Mainau Island (Germany): Days before Tawakkul Karman, then 32, was to become the face of Arab Spring — a series of pro-democracy movements that swept much of the Middle East and North Africa in 2011, shaking some of the region’s longest-standing governments — she would often think of the safety of her children. The mother of three who worked as a journalist in Yemen — and went on to become one of the youngest recipients of the Nobel Prize for Peace — had been organising protests since 2007 against the “authoritarian regime” of Ali Abdullah Saleh, but in 2011, as the movement gained traction, threats to her and her family poured in. Also Read – EAM Jaishankar calls on European Parliament President David Sassoli Advertise With Us “They arrested me, threatened me and my family and tried to kill me. When they couldn’t break me, they threatened to harm my kids. But I wasn’t afraid as I thought about all the kids in Yemen and what future would they have. I thought that if I give up for the sake of my three kids, it would mean betraying all the others,” Karman said, while addressing a gathering of Nobel prize-winning scientists and young scientists from around the world during the 69th Lindau Nobel Nobel Laureates meeting. The threats only made her stronger and her resolve to “fight for freedom” for all of Yemen earned her the epithet ‘Mother of the Yemeni Revolution’. Also Read – This is why Denmark, Sweden and Germany are considering a meat tax Advertise With Us When she urged protesters to march to the Presidential Palace in May 2011 in a peaceful and nonviolent protest, Saleh’s military killed 13 protesters. Karman was arrested but escaped the jaws of death after an outpouring of support through letters and protests prompted her release. The incident catapulted her onto international limelight and there was no stopping her after that. “The Yemen that I was dreaming for while growing up is the same Yemen my father told me about – a happy one. It was people’s dream too which is why they flooded the streets in protest. It is a dream I still have,” said Karman, who co-founded Women Journalists without Chains in 2005 to promote human rights, particularly freedom of opinion and expression, and democratic rights. Advertise With Us Karman believes that Yemen will transform its image of a suffering country as Arab Spring was still alive. “Do you think people calling for change went to the streets for fun? It was the last option for people who had been suffering for decades under the dictatorship of Saleh. “Their voice had been suppressed. And the call for freedom spread to other countries like Egypt, Tunisia and Libya and now Algeria and Sudan,” she said. “Those in the west who say that Arab Spring will die or fail, my question to them is: Do you think the democracies that you enjoy in your countries, be it Sweden, Germany or other European countries, and were achieved by being mere spectators? The Arab Spring hasn’t failed. This is just the beginning. We are still in the battle of freedom,” Karman said. She added, “we have removed a dictator and now we are facing a counter-revolution led by those countries whose interests have been harmed by this change. The counter-revolution is led by three countries which themselves are dictators, Saudi, Emirates and Iran.” “But people in Sudan and Algeria have told them to shut up. They went to the streets to send out a clear message that people will not stop until they achieve freedom and democracy. We are telling the governments in the West, we will win our battle now with your help or later without you.” Karman said that the Nobel Prize win has been a boost to the protestors. “Winning Nobel Prize was a big moment for me as a woman, for me as a leader, but also for our revolution since people were on the streets singing that ‘we have won the Nobel prize’,” said Karman.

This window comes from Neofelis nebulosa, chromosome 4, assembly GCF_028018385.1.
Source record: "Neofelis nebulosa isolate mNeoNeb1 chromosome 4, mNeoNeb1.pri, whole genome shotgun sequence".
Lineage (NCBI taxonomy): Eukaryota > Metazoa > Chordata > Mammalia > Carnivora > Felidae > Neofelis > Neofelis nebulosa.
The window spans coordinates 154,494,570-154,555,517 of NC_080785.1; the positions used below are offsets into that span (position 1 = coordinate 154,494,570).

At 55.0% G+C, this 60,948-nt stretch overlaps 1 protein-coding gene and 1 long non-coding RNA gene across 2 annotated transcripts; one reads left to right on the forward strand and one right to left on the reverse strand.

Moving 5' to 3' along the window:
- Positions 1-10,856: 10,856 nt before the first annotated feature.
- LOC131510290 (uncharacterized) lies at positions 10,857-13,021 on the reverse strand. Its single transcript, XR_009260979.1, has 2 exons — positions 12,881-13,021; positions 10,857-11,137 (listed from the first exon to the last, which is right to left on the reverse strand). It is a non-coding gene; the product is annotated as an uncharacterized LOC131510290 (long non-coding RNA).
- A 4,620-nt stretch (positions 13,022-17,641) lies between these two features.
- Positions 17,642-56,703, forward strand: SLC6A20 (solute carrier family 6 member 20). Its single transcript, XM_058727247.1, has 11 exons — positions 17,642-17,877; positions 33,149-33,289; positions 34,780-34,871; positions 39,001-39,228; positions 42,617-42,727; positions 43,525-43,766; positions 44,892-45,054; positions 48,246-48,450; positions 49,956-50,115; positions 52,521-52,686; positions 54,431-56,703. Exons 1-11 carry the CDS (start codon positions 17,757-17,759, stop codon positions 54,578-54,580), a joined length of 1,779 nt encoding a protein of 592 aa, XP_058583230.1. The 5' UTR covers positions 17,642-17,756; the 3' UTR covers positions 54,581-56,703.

Amaravati: AP Chief Minister YS Jagan Mohan Reddy has once again taken the sensational decision to provide Rs 7 lakh compensation to the farmer families who have committed suicide, and apart from this, he said that his government is going to bring a special law that no one else could take their compensation. CM YS Jagan has conducted a video conference with district Collector’s and SP at Secretariat on Wednesday. Minister’s Kodali Nani, Perni Nani, CS LV Subramanyam, and other officials have attended the meeting. Also Read – Rs 65.30lakhs Exgratia paid to deceased family Advertise With Us The CM has issued orders to the officials over the compensation to the farmers who have committed suicide from 2014-2019. On the occasion, CM YS Jagan said that according to the District Crime Records Bureau (DCRB), a total of 1,513 farmers had committed suicide, but the records show only 391 people were compensated. By this, we can understand that the previous government refused to pay compensation to these farmer families. Also Read – Three of a family commits suicide at Amalapuram in East Godavari Advertise With Us CM clarified to do the data verification in the districts, if there are any eligible farmer families then immediately provide the benefit to them. YS Jagan suggested that this program should be done along with the MLA’s. Anywhere if any unexpected thing happens in the farmer’s family, then the district Collector should respond immediately. He said the Collector, along with local MLA, should visit the family. Advertise With Us He also said when there is a situation of farmers or tenant farmers committing suicide, the Collector should go to those families, and should not wait for the orders from the CMO. YS Jagan said that our’s is the people’s government, a humanitarian government and this is how our ruling will be. He said to show sympathy and humanity towards families of the dead one.